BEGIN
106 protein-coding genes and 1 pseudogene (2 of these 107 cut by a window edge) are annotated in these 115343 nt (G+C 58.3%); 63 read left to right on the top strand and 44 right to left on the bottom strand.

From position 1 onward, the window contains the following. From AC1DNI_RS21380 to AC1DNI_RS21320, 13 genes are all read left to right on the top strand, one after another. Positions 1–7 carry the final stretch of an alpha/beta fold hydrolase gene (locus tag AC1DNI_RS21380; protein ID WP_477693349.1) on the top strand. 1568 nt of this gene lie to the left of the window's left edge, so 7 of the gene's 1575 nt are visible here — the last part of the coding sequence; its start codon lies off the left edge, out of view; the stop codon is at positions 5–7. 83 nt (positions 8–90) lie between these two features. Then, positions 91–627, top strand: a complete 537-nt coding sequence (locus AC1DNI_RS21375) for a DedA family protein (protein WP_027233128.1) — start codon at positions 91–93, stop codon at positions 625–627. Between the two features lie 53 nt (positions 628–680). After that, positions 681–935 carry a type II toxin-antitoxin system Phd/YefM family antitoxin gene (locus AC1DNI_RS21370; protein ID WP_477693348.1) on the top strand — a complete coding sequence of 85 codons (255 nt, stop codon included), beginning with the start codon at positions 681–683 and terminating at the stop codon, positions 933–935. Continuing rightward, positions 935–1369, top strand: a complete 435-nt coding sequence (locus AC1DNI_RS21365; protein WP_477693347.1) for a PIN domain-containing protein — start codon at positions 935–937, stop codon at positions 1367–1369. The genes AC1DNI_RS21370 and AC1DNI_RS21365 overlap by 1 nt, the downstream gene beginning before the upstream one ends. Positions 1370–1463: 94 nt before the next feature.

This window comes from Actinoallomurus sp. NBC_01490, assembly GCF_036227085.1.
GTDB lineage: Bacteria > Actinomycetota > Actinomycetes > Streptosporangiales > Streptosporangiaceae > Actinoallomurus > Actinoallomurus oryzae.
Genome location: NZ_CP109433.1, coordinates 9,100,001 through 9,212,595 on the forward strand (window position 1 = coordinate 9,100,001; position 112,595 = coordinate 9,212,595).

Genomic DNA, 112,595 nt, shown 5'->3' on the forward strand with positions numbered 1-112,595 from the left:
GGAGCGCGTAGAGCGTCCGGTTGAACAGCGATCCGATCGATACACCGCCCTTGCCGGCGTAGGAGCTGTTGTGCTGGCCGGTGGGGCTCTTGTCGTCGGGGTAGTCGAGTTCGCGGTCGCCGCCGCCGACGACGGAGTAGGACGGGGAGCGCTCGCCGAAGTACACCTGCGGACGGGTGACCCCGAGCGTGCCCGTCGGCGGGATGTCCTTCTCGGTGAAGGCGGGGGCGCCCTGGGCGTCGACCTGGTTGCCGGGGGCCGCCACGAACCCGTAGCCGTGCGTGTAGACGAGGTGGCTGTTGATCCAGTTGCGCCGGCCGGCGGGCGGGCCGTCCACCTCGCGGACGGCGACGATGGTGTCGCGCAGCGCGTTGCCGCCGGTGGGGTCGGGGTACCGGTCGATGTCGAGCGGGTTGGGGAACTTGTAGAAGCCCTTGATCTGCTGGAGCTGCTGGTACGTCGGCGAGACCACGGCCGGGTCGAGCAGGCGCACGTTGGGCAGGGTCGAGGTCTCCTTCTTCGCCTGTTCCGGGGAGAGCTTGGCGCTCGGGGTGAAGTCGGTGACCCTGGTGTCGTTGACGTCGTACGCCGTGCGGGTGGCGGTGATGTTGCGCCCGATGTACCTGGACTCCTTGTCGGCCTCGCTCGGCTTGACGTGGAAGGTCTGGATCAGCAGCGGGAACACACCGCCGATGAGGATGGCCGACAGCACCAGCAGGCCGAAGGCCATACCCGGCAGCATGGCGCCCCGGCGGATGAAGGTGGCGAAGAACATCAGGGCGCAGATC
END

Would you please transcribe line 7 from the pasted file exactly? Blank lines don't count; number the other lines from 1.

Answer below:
GGAGCGCGTAGAGCGTCCGGTTGAACAGCGATCCGATCGATACACCGCCCTTGCCGGCGTAGGAGCTGTTGTGCTGGCCGGTGGGGCTCTTGTCGTCGGGGTAGTCGAGTTCGCGGTCGCCGCCGCCGACGACGGAGTAGGACGGGGAGCGCTCGCCGAAGTACACCTGCGGACGGGTGACCCCGAGCGTGCCCGTCGGCGGGATGTCCTTCTCGGTGAAGGCGGGGGCGCCCTGGGCGTCGACCTGGTTGCCGGGGGCCGCCACGAACCCGTAGCCGTGCGTGTAGACGAGGTGGCTGTTGATCCAGTTGCGCCGGCCGGCGGGCGGGCCGTCCACCTCGCGGACGGCGACGATGGTGTCGCGCAGCGCGTTGCCGCCGGTGGGGTCGGGGTACCGGTCGATGTCGAGCGGGTTGGGGAACTTGTAGAAGCCCTTGATCTGCTGGAGCTGCTGGTACGTCGGCGAGACCACGGCCGGGTCGAGCAGGCGCACGTTGGGCAGGGTCGAGGTCTCCTTCTTCGCCTGTTCCGGGGAGAGCTTGGCGCTCGGGGTGAAGTCGGTGACCCTGGTGTCGTTGACGTCGTACGCCGTGCGGGTGGCGGTGATGTTGCGCCCGATGTACCTGGACTCCTTGTCGGCCTCGCTCGGCTTGACGTGGAAGGTCTGGATCAGCAGCGGGAACACACCGCCGATGAGGATGGCCGACAGCACCAGCAGGCCGAAGGCCATACCCGGCAGCATGGCGCCCCGGCGGATGAAGGTGGCGAAGAACATCAGGGCGCAGATC